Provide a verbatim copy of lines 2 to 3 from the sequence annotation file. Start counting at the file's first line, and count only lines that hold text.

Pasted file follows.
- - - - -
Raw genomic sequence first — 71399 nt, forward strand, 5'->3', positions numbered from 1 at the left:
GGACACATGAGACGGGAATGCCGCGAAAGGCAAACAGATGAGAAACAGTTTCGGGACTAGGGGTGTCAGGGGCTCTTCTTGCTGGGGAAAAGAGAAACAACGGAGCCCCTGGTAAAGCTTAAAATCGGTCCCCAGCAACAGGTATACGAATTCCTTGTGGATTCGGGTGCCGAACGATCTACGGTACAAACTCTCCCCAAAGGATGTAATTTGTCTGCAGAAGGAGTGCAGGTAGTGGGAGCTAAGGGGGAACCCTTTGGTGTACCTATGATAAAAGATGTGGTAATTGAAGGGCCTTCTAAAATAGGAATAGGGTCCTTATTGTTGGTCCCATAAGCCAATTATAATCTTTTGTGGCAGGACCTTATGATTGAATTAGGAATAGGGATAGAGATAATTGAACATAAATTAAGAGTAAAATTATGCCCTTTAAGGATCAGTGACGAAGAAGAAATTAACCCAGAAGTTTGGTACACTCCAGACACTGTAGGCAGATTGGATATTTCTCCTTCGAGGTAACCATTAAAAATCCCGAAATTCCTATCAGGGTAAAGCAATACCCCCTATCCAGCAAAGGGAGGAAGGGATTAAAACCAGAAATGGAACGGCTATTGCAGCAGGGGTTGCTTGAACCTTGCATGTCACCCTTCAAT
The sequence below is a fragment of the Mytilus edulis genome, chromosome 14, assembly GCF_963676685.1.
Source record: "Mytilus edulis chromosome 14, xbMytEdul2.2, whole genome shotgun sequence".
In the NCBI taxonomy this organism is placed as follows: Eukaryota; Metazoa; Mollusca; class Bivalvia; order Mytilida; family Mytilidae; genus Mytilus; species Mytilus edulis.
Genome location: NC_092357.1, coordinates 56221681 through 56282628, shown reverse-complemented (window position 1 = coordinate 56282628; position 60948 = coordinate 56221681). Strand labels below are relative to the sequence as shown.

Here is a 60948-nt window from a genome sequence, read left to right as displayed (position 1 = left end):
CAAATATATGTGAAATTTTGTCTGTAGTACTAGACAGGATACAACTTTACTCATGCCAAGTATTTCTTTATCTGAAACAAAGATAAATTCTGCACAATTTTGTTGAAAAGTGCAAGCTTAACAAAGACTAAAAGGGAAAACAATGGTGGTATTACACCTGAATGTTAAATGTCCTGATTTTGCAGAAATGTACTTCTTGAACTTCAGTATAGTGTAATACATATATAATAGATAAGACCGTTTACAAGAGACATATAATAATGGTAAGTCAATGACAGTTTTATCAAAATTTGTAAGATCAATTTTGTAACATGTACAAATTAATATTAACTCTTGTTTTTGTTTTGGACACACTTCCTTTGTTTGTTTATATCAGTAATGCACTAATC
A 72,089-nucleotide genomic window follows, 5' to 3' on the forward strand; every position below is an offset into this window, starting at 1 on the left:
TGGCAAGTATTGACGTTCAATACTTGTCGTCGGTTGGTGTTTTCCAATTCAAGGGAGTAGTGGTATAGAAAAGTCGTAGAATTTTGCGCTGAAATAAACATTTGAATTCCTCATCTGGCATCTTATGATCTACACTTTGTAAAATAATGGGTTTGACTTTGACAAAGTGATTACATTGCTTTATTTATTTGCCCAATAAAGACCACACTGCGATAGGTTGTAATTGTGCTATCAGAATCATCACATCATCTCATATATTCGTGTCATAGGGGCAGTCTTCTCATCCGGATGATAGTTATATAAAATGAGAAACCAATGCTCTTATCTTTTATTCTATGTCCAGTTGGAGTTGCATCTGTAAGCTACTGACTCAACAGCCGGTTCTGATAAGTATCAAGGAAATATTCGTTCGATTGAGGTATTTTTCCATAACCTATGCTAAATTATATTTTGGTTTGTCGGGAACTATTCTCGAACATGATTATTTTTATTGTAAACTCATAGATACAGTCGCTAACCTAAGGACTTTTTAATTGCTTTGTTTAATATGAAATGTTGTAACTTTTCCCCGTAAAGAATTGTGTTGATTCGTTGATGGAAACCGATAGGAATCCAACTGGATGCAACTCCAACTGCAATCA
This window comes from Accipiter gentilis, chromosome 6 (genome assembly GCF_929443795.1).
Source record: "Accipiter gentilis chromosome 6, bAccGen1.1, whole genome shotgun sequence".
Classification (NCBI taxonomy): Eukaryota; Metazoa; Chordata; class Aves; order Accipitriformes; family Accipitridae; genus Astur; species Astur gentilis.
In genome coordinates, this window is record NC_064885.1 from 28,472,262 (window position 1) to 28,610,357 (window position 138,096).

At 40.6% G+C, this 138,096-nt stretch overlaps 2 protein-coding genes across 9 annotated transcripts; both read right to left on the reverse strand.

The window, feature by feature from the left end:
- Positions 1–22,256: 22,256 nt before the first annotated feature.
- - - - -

GGACACATGAGACGGGAATGCCGCGAAAGGCAAACAGATGAGAAACAGTTTCGGGACTAGGGGTGTCAGGGGCTCTTCTTGCTGGGGAAAAGAGAAACAACGGAGCCCCTGGTAAAGCTTAAAATCGGTCCCCAGCAACAGGTATACGAATTCCTTGTGGATTCGGGTGCCGAACGATCTACGGTACAAACTCTCCCCAAAGGATGTAATTTGTCTGCAGAAGGAGTGCAGGTAGTGGGAGCTAAGGGGGAACCCTTTGGTGTACCTATGATAAAAGATGTGGTAATTGAAGGGCCTTCTAAAATAGGAATAGGGTCCTTATTGTTGGTCCCATAAGCCAATTATAATCTTTTGTGGCAGGACCTTATGATTGAATTAGGAATAGGGATAGAGATAATTGAACATAAATTAAGAGTAAAATTATGCCCTTTAAGGATCAGTGACGAAGAAGAAATTAACCCAGAAGTTTGGTACACTCCAGACACTGTAGGCAGATTGGATATTTCTCCTTCGAGGTAACCATTAAAAATCCCGAAATTCCTATCAGGGTAAAGCAATACCCCCTATCCAGCAAAGGGAGGAAGGGATTAAAACCAGAAATGGAACGGCTATTGCAGCAGGGGTTGCTTGAACCTTGCATGTCACCCTTCAAT
The sequence below is a fragment of the Mytilus edulis genome, chromosome 14, assembly GCF_963676685.1.